Asking Google, I find a single decent hit:

    • Qiang Zhang, Bin Yan, Many-Anyons Wavefunction, State Capacity and Gentile Statistics (arXiv:1504.00290)

    Here the statement appears in the second paragraph, but just in passing and parenthetically, and then again on p. 2, above (11), in somewhat weaker form.

    Is there a better reference?

    • CommentRowNumber13.
    • CommentAuthorUrs
    • CommentTimeJan 8th 2022

    Regarding #12:

    I see from Kohno 2014 (pdf) that the flat line bundle on config space of interest in KZ-theory has phases given by a rational function of two real parameters (his (6.6)) and that the parameter values of interest form an open subset (his Thm. 7.1). So at least there is a large supply of “abelian anyons” of interest that have rational phases.

    • CommentRowNumber14.
    • CommentAuthorUrs
    • CommentTimeJan 9th 2022

    regarding #7:

    Just to highlight a fun observation: What those physicist call “weave quantum gates” corresponds to the mondromy braid representations induced by the configuration space that is called “Y z,1Y_{\mathbf{z},1}” in Etingof, Frenkel & Kirillov 1998, around Cor. 7.4.2.

    It’s evident once one sees it. But I wonder if this has been made explicit anywhere before?

    • CommentRowNumber15.
    • CommentAuthorUrs
    • CommentTimeJan 9th 2022

    regarding #12 and #13:

    In fact it’s even better: it’s exactly the case of rational mondromy that corresponds to CFT-realizations: by the discussion in Etingof, Frenkel & Kirillov 1998, Sec. 13.4

    • CommentRowNumber16.
    • CommentAuthorUrs
    • CommentTimeFeb 10th 2022

    For when the edit functionality is back, to add pointer to this preprint from today:

    • Nikita Kolganov, Sergey Mironov, Andrey Morozov, Large kk topological quantum computer (arXiv:2105.03980)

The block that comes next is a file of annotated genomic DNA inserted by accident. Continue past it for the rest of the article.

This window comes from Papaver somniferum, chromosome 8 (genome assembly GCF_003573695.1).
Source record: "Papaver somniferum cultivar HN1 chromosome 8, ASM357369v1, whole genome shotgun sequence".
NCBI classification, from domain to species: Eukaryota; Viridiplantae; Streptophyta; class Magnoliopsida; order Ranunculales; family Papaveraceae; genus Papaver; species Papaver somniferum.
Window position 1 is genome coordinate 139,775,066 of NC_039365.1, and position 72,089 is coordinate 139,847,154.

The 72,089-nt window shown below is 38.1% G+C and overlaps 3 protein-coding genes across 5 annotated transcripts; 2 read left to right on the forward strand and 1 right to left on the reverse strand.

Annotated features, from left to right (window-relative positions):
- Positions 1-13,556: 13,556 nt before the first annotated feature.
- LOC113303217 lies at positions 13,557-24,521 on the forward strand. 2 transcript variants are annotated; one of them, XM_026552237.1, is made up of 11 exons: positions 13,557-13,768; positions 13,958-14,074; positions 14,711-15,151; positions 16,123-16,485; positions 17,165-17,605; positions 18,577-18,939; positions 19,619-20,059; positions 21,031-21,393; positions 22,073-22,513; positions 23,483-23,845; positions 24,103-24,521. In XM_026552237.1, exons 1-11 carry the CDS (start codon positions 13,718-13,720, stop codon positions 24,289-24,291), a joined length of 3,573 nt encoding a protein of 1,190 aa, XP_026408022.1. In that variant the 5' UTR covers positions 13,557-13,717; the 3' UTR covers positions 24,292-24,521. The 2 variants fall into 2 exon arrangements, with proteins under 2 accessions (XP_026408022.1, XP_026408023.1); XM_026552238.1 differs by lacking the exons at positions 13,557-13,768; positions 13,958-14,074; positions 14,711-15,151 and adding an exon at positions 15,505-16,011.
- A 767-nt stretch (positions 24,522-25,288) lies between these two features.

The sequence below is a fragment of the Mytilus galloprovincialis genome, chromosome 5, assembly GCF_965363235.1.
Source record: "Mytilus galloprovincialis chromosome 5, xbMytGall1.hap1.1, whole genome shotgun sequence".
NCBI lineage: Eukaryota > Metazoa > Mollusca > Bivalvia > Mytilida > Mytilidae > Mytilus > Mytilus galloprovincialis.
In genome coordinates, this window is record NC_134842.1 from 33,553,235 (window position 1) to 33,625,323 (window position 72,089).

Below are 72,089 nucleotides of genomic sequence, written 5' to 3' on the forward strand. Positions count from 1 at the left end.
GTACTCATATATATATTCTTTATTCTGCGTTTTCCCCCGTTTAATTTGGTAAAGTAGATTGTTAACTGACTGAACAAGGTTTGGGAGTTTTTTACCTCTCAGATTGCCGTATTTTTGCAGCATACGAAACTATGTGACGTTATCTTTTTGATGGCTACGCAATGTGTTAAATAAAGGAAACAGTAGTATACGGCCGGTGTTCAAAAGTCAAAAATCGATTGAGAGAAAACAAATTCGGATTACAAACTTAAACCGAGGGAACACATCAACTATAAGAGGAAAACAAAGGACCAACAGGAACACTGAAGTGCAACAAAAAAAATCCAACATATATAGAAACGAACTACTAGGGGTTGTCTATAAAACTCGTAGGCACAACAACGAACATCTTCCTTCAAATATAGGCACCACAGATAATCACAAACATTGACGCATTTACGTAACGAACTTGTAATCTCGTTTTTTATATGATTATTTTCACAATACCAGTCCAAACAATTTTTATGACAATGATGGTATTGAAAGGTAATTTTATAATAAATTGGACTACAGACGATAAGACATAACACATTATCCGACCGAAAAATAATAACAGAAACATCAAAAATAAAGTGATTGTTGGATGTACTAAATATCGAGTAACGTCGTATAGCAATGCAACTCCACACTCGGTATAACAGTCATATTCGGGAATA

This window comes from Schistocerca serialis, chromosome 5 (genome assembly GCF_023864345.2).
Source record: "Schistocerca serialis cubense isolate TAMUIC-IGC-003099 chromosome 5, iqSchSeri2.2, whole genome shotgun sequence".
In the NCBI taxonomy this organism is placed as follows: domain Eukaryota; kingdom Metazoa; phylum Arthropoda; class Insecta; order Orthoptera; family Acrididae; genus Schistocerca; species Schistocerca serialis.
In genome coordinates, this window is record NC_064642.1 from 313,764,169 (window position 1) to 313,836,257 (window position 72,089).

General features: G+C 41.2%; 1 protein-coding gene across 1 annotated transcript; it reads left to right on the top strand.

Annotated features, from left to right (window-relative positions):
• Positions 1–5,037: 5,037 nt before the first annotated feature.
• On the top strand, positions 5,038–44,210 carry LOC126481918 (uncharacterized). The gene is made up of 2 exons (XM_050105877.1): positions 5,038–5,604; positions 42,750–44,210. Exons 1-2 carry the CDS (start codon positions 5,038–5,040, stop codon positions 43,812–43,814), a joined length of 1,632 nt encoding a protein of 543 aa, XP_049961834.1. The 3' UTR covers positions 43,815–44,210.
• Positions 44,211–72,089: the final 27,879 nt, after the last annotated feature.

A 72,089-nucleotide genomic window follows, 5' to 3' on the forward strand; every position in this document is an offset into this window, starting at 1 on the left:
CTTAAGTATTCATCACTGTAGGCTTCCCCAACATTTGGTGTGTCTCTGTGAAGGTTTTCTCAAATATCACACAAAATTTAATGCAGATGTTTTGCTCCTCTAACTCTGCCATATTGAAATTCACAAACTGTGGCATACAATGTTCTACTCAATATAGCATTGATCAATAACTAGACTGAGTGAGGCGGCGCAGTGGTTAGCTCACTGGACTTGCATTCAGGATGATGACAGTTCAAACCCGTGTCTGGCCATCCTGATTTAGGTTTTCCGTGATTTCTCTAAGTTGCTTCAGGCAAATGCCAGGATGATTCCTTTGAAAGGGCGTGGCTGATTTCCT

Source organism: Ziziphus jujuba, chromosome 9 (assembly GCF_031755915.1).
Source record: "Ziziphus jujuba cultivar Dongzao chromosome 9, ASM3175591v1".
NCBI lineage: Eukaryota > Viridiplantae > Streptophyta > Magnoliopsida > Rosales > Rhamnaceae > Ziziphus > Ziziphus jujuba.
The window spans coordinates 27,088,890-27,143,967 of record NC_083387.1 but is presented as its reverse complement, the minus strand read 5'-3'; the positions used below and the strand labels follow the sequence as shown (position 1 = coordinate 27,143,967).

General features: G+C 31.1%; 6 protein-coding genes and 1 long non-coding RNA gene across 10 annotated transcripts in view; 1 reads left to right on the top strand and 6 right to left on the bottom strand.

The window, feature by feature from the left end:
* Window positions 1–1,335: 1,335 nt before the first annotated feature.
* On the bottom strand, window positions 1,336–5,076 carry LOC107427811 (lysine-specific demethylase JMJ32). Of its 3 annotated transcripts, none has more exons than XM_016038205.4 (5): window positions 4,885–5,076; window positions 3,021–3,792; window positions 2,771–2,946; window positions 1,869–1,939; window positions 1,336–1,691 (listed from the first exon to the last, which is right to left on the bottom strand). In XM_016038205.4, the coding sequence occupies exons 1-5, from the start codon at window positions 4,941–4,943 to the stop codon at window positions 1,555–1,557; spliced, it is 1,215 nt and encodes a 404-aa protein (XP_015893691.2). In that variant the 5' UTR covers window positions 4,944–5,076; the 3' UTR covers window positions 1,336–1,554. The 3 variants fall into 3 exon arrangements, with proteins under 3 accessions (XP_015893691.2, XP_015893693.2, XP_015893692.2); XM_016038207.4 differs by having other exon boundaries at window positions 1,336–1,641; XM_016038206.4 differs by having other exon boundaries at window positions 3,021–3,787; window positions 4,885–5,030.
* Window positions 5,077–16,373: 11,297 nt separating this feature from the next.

• CommentRowNumber17.
    • CommentAuthorUrs
    • CommentTimeMar 17th 2022

    Here is a question on the (potential) experimental realization of anyon defects in crystalline materials:

    For pure crystals, we may and usually do model them, mathematically, as the quotient space of Euclidean space by the given crystallographic group. For instance, this is done when classifying their topological phases by computing the twisted equivariant K-theory of these quotients.

    This makes it appear natural to model punctures by puncturing this quotient space. While mathematically natural, in the real crystal this means, of course, to add an impurity not just in one single location – which might be most natural from an experimental perspective – but periodically, i.e. including for any one impurity also all its images under the crystallographic group.

    So my question is: Do existing experimental realizations consider such periodic impurities?

    It’s not easy to search for the answer to this question, but eventually I found this article:

    • Ville Lahtinen, Andreas W. W. Ludwig, Simon Trebst,

      Perturbed vortex lattices and the stability of nucleated topological phases

      (’arXiv:1311.0794)

    On p. 1 this has the following parenthetical remark:

    … anyons, usually arranged in a regular array to enable systematic control…

    This seems to mean that the answer to the above question is Yes. But is there a reference that would say this a little more explicitly?

    • CommentRowNumber18.
    • CommentAuthorUrs
    • CommentTimeMar 18th 2022
    • (edited Mar 18th 2022)

    I see that theorists, at least, are happy with anyons on tori (the special case of the above where the point group is trivial):

    • CommentRowNumber19.
    • CommentAuthorUrs
    • CommentTimeMar 18th 2022
    • (edited Mar 18th 2022)

    Ah, Guo Chuan Thiang kindly points out to me that punctures in the momentum-space torus are being considered and known to make good sense; these are the “Weyl points” in:

    • Varghese Mathai, Guo Chuan Thiang, Differential topology of semimetals, Commun. Math. Phys. 355 561-602 (2017) (arXiv:1611.08961)
    • CommentRowNumber20.
    • CommentAuthorUrs
    • CommentTimeMay 31st 2022

    pointer to this textbook had been missing:

    diff, v12, current

    • CommentRowNumber21.
    • CommentAuthorUrs
    • CommentTimeAug 23rd 2022
    • (edited Aug 23rd 2022)

    added pointer to today’s

    diff, v15, current

    • CommentRowNumber22.
    • CommentAuthorUrs
    • CommentTimeAug 26th 2022

    added pointer to today’s

    diff, v16, current

    • CommentRowNumber23.
    • CommentAuthorUrs
    • CommentTimeSep 15th 2022

    added a list of references (here) on compilation of quantum circuits to braid gate circuits

    diff, v19, current